In 2012, Ava DuVernay became the first African-American to win Best Director at Sundance and in 2014, she earned raves for her civil rights drama “Selma,” which was up for an Oscar for Best Picture. (Be sure to check out our chat with the film’s star David Oyelowo.)
Her latest project is a documentary that’s on the shortlist for Oscar consideration. It’s called “13th,” and it’s a scathing primer on how America came to incarcerate more people than any other country on Earth, many of whom happen to be of color. It features interviews with everyone from CNN’s Van Jones to conservative strategist Grover Norquist. Ava’s dealt with incarceration in other films and Rico started off their conversation by asking why this topic is important to her.
Ava DuVernay: For as long as I can remember, it’s been something that captured my imagination, captured my… I don’t know, my outrage, the fact that the criminal justice system is unevenly applied.
I grew up in Compton. I mean, there was a heavy police presence. I recall and still do have feelings of fear when it comes to the police. Growing up, I would see a police officer and wouldn’t think safety and, you know, goodwill; I would think fear. What’s going on? What’s wrong?
Going into my college years and studying African American history, giving historical context to those experiences led me to start to express myself in my work around these issues.
Rico Gagliano: I mean, also, I guess it’s a crystallization of different kinds of injustice made tangible, in a way. Somebody being imprisoned unjustly just sums up all sorts of injustices.
Ava DuVernay: Yeah. You know, the criminal justice system is such a catchall for so many things that are diseased and wrong in the way that we behave, and in the way that we punish in the society. In the “13th,” when I originally started working on the doc, I was very focused on the prison industrial complex. I thought that’s what the film would be about: profiting off of punishment.
Rico Gagliano: Private prisons and things like that?
Ava DuVernay: Yeah, you know, and getting into that, it became clear pretty quickly that I couldn’t really do a good job of that without giving historical context. You can’t really talk about companies that are profiting off of prison labor without talking about the Black Codes and the Reconstruction. I had to go back, and we went back to the 13th Amendment.
Rico Gagliano: Exactly. The film is named after the 13th Amendment, of course, which abolished slavery. You start the film by looking at the moment that amendment took effect. Which people you interview see as, basically, just the beginning of a new kind of enslavement. Explain that for those who haven’t seen this.
Ava DuVernay: Well, the 13th Amendment abolished slavery, but there was a clause, a loophole, in the amendment itself that said that slavery is unconstitutional except if you are deemed a criminal by the state.
And that loophole allowed Southern landowners at the time to, basically, create a new labor force by criminalizing Black men at the time, primarily, for everything from loitering to unemployment. Those were crimes, and so, all of a sudden, you have your labor force back, and that idea has morphed and transformed and been twisted all the way up into the present day.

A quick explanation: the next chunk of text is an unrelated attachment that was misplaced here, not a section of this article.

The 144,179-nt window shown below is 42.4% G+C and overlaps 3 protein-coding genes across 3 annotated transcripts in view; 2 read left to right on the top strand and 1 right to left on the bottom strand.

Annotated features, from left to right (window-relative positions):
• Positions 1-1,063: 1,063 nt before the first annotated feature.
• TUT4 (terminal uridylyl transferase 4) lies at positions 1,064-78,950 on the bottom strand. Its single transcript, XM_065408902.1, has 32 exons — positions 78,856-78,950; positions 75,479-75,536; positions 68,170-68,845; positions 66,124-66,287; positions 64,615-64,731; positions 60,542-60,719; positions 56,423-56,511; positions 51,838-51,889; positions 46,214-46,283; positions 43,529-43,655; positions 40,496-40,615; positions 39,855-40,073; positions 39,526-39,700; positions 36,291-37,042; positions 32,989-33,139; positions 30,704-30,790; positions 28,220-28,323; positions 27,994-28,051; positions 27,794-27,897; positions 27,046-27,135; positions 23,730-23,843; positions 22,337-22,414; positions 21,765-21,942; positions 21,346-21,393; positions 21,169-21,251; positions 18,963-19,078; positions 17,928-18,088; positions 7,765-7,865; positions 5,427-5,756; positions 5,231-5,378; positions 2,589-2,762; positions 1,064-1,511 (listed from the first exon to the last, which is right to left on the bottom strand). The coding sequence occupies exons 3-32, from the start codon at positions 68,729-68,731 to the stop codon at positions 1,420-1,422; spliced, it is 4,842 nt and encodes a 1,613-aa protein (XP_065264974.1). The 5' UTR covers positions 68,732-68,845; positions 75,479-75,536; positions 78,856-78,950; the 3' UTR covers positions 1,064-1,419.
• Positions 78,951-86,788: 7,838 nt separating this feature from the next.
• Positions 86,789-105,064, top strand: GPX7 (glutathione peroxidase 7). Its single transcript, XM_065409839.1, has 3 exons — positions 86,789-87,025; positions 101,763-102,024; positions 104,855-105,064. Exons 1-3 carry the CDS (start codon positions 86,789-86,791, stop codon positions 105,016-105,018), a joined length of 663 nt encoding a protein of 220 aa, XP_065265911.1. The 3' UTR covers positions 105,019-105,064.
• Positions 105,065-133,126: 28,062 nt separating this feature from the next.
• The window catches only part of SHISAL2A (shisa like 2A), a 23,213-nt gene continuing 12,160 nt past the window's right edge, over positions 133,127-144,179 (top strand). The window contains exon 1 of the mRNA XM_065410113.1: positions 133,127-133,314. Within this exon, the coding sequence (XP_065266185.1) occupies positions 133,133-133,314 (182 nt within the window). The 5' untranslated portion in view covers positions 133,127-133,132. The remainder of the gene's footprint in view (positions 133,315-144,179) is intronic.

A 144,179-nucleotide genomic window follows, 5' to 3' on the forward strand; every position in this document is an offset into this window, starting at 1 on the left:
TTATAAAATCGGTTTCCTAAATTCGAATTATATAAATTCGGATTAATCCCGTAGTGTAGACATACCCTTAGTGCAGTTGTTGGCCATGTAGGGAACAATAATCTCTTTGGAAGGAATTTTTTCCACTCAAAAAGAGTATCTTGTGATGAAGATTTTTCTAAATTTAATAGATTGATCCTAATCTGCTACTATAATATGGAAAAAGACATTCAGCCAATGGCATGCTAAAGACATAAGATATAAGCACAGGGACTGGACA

Rico Gagliano: Watching this, I kept wondering to what extent that was a stated and organized thing. Were these policies centrally planned by Southern politicians and law enforcement? Or is this just something that — and I put this in quotes — “naturally” started happening just because the 13th Amendment allowed for it to happen?
Ava DuVernay: Well, there are scholars that say that that clause is there in the amendment to provide an opening for Southern landowners to be able to regain some of their labor force. You have other scholars who say, no, this was just a natural…the framers…
Rico Gagliano: Just made a mistake.
Ava DuVernay: Yeah, just a little, just overlooked that one part, and just happened.
Rico Gagliano: It sounds like you don’t buy it.
Ava DuVernay: You know, it could be. It could be. The bottom line is it was used for something that’s become incredibly negative. And, as we hear in the film, Michelle Alexander, the brilliant author of “The New Jim Crow,” call it “nearly genocidal.” So, whatever the start of it was, the result is clear, and it’s something that we all need to reckon with.
Rico Gagliano: You kind of kept this movie a secret almost until the moment it was released last fall. Why was that?
Ava DuVernay: It wasn’t really a secret. A secret sounds much sexier than it was. It was really… [whispers] “It’s a secret, secret documentary.”
Rico Gagliano: “Guess what, you guys?”
Ava DuVernay: “I’m doing a secret doc on prisons.” No, it was just more… it was just quietly done. I just didn’t feel like it needed a big trade announcement, a big, you know, Hollywood Reporter press release.
Rico Gagliano: Why not? I mean, isn’t that what you’re going for, is to amplify this issue?
Ava DuVernay: Yeah, but I want to amplify this issue, it didn’t need an industry announcement. Amplifying the issue and Hollywood are two separate things in my mind. But certainly, I think, in order to get and gain access to the many Conservatives that we spoke to, it was important that it just be very kind of grassrooted and looking people in the eye as opposed to using, you know, hoopla and big headlines to get attention.
Rico Gagliano: Speaking of that, by the way, you have a number of Conservative representatives here, including just people I was surprised to see: Newt Gingrich and Grover Norquist. Grover Norquist kind of spends a lot of his time on screen denying that there is racial motivation for some of the political policies that were put in place around crime. What was the taping like that day?
Ava DuVernay: Well, I was really clear in my request that I’m the lady who made “Selma,” but I’m not sure that they ever saw what I look like. I remember one of the Conservatives — we interviewed about ten of them. They’re not all identified as Conservatives. The ones that people know are Grover and Newt. Listen to me, calling them by their first names like I know them.